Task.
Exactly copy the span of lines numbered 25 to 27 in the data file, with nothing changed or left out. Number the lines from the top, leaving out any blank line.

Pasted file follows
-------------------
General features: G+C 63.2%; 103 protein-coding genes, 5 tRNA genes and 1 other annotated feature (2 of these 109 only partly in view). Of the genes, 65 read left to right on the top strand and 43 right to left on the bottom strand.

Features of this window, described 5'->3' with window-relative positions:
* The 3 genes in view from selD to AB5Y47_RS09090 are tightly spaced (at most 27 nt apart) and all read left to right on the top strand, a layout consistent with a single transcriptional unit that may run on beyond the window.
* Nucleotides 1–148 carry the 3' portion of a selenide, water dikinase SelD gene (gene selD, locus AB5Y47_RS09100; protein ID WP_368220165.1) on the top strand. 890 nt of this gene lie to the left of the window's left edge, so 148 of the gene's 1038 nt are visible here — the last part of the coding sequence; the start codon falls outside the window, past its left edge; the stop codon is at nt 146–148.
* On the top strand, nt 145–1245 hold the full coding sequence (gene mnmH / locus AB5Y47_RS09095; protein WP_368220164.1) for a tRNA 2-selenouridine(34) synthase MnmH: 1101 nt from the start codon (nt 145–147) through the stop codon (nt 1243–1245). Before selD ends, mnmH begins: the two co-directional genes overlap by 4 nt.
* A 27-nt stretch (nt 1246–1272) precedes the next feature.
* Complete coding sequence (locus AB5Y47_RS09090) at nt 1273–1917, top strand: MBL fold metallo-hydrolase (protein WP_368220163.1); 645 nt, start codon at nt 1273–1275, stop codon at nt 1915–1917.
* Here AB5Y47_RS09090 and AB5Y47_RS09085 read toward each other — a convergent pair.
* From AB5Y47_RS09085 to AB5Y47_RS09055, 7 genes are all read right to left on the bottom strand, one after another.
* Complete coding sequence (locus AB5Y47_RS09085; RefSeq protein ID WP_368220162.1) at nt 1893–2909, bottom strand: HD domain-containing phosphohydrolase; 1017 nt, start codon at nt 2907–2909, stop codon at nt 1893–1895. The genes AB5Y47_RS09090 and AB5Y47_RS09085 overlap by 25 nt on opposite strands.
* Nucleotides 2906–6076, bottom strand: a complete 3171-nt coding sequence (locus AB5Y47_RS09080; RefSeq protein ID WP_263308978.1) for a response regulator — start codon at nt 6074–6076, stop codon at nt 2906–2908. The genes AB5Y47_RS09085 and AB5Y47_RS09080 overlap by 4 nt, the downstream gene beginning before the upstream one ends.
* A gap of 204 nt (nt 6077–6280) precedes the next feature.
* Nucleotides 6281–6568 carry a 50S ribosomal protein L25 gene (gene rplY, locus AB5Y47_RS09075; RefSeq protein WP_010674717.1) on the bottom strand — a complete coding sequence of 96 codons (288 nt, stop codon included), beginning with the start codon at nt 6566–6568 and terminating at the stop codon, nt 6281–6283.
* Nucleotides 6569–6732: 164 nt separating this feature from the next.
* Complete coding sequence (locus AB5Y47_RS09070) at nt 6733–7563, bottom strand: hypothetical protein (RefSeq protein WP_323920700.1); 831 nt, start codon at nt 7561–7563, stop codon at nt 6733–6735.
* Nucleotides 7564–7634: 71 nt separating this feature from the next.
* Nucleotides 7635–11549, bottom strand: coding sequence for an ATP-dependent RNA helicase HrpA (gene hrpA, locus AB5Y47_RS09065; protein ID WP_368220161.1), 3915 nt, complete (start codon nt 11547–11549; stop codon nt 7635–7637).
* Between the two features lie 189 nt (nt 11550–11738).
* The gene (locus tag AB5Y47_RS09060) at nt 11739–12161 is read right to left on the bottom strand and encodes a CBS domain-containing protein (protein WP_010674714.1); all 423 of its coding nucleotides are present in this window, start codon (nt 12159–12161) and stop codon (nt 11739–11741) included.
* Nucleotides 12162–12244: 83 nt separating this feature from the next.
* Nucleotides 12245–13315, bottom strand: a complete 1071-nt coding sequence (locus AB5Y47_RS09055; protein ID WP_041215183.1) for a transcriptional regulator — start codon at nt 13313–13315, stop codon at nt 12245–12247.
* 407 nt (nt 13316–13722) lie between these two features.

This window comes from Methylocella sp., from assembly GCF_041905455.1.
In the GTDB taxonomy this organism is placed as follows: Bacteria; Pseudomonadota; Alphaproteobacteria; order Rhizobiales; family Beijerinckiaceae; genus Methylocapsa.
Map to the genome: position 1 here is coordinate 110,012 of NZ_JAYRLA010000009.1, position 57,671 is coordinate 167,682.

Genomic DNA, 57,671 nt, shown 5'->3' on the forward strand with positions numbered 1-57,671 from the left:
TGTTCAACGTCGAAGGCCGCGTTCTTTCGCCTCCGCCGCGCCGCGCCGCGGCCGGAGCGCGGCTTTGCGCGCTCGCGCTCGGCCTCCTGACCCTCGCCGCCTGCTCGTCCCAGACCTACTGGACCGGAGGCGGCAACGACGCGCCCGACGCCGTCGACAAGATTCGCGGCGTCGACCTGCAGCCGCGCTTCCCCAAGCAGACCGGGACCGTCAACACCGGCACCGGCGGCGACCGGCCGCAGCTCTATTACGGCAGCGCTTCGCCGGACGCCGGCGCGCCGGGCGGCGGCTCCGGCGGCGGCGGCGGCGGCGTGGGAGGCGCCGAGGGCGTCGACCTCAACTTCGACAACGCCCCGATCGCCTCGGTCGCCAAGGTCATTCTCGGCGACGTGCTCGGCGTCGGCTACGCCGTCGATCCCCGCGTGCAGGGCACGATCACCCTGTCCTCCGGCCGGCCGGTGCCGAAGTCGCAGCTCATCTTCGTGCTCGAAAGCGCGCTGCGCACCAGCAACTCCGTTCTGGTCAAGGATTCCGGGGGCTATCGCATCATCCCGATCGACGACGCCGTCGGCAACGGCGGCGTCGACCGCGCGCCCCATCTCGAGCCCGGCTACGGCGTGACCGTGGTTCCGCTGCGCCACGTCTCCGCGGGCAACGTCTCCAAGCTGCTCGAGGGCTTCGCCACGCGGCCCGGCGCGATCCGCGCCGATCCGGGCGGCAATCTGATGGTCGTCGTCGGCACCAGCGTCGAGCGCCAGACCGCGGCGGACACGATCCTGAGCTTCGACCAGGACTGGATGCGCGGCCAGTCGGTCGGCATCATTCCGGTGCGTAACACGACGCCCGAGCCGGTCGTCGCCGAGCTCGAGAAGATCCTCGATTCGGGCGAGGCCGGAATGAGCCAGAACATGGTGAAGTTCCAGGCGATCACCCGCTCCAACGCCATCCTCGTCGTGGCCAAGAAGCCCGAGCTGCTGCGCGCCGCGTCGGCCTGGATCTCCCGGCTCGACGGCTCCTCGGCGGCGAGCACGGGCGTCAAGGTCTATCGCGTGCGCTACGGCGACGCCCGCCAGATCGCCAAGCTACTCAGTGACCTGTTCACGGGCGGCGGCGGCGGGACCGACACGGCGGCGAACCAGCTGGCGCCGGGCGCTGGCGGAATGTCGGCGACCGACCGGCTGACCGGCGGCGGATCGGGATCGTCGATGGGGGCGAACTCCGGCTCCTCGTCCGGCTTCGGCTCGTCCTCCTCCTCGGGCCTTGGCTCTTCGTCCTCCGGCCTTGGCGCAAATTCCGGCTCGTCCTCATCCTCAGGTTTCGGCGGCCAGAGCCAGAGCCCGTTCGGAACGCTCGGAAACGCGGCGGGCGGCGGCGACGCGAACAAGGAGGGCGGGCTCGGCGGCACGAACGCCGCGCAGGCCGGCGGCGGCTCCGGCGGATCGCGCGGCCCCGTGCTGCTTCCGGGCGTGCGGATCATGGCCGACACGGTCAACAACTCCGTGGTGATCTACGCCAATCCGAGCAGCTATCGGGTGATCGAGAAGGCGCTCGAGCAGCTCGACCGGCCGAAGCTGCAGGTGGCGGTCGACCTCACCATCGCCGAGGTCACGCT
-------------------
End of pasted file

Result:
Map to the genome: position 1 here is coordinate 110,012 of NZ_JAYRLA010000009.1, position 57,671 is coordinate 167,682.

Genomic DNA, 57,671 nt, shown 5'->3' on the forward strand with positions numbered 1-57,671 from the left:
TGTTCAACGTCGAAGGCCGCGTTCTTTCGCCTCCGCCGCGCCGCGCCGCGGCCGGAGCGCGGCTTTGCGCGCTCGCGCTCGGCCTCCTGACCCTCGCCGCCTGCTCGTCCCAGACCTACTGGACCGGAGGCGGCAACGACGCGCCCGACGCCGTCGACAAGATTCGCGGCGTCGACCTGCAGCCGCGCTTCCCCAAGCAGACCGGGACCGTCAACACCGGCACCGGCGGCGACCGGCCGCAGCTCTATTACGGCAGCGCTTCGCCGGACGCCGGCGCGCCGGGCGGCGGCTCCGGCGGCGGCGGCGGCGGCGTGGGAGGCGCCGAGGGCGTCGACCTCAACTTCGACAACGCCCCGATCGCCTCGGTCGCCAAGGTCATTCTCGGCGACGTGCTCGGCGTCGGCTACGCCGTCGATCCCCGCGTGCAGGGCACGATCACCCTGTCCTCCGGCCGGCCGGTGCCGAAGTCGCAGCTCATCTTCGTGCTCGAAAGCGCGCTGCGCACCAGCAACTCCGTTCTGGTCAAGGATTCCGGGGGCTATCGCATCATCCCGATCGACGACGCCGTCGGCAACGGCGGCGTCGACCGCGCGCCCCATCTCGAGCCCGGCTACGGCGTGACCGTGGTTCCGCTGCGCCACGTCTCCGCGGGCAACGTCTCCAAGCTGCTCGAGGGCTTCGCCACGCGGCCCGGCGCGATCCGCGCCGATCCGGGCGGCAATCTGATGGTCGTCGTCGGCACCAGCGTCGAGCGCCAGACCGCGGCGGACACGATCCTGAGCTTCGACCAGGACTGGATGCGCGGCCAGTCGGTCGGCATCATTCCGGTGCGTAACACGACGCCCGAGCCGGTCGTCGCCGAGCTCGAGAAGATCCTCGATTCGGGCGAGGCCGGAATGAGCCAGAACATGGTGAAGTTCCAGGCGATCACCCGCTCCAACGCCATCCTCGTCGTGGCCAAGAAGCCCGAGCTGCTGCGCGCCGCGTCGGCCTGGATCTCCCGGCTCGACGGCTCCTCGGCGGCGAGCACGGGCGTCAAGGTCTATCGCGTGCGCTACGGCGACGCCCGCCAGATCGCCAAGCTACTCAGTGACCTGTTCACGGGCGGCGGCGGCGGGACCGACACGGCGGCGAACCAGCTGGCGCCGGGCGCTGGCGGAATGTCGGCGACCGACCGGCTGACCGGCGGCGGATCGGGATCGTCGATGGGGGCGAACTCCGGCTCCTCGTCCGGCTTCGGCTCGTCCTCCTCCTCGGGCCTTGGCTCTTCGTCCTCCGGCCTTGGCGCAAATTCCGGCTCGTCCTCATCCTCAGGTTTCGGCGGCCAGAGCCAGAGCCCGTTCGGAACGCTCGGAAACGCGGCGGGCGGCGGCGACGCGAACAAGGAGGGCGGGCTCGGCGGCACGAACGCCGCGCAGGCCGGCGGCGGCTCCGGCGGATCGCGCGGCCCCGTGCTGCTTCCGGGCGTGCGGATCATGGCCGACACGGTCAACAACTCCGTGGTGATCTACGCCAATCCGAGCAGCTATCGGGTGATCGAGAAGGCGCTCGAGCAGCTCGACCGGCCGAAGCTGCAGGTGGCGGTCGACCTCACCATCGCCGAGGTCACGCT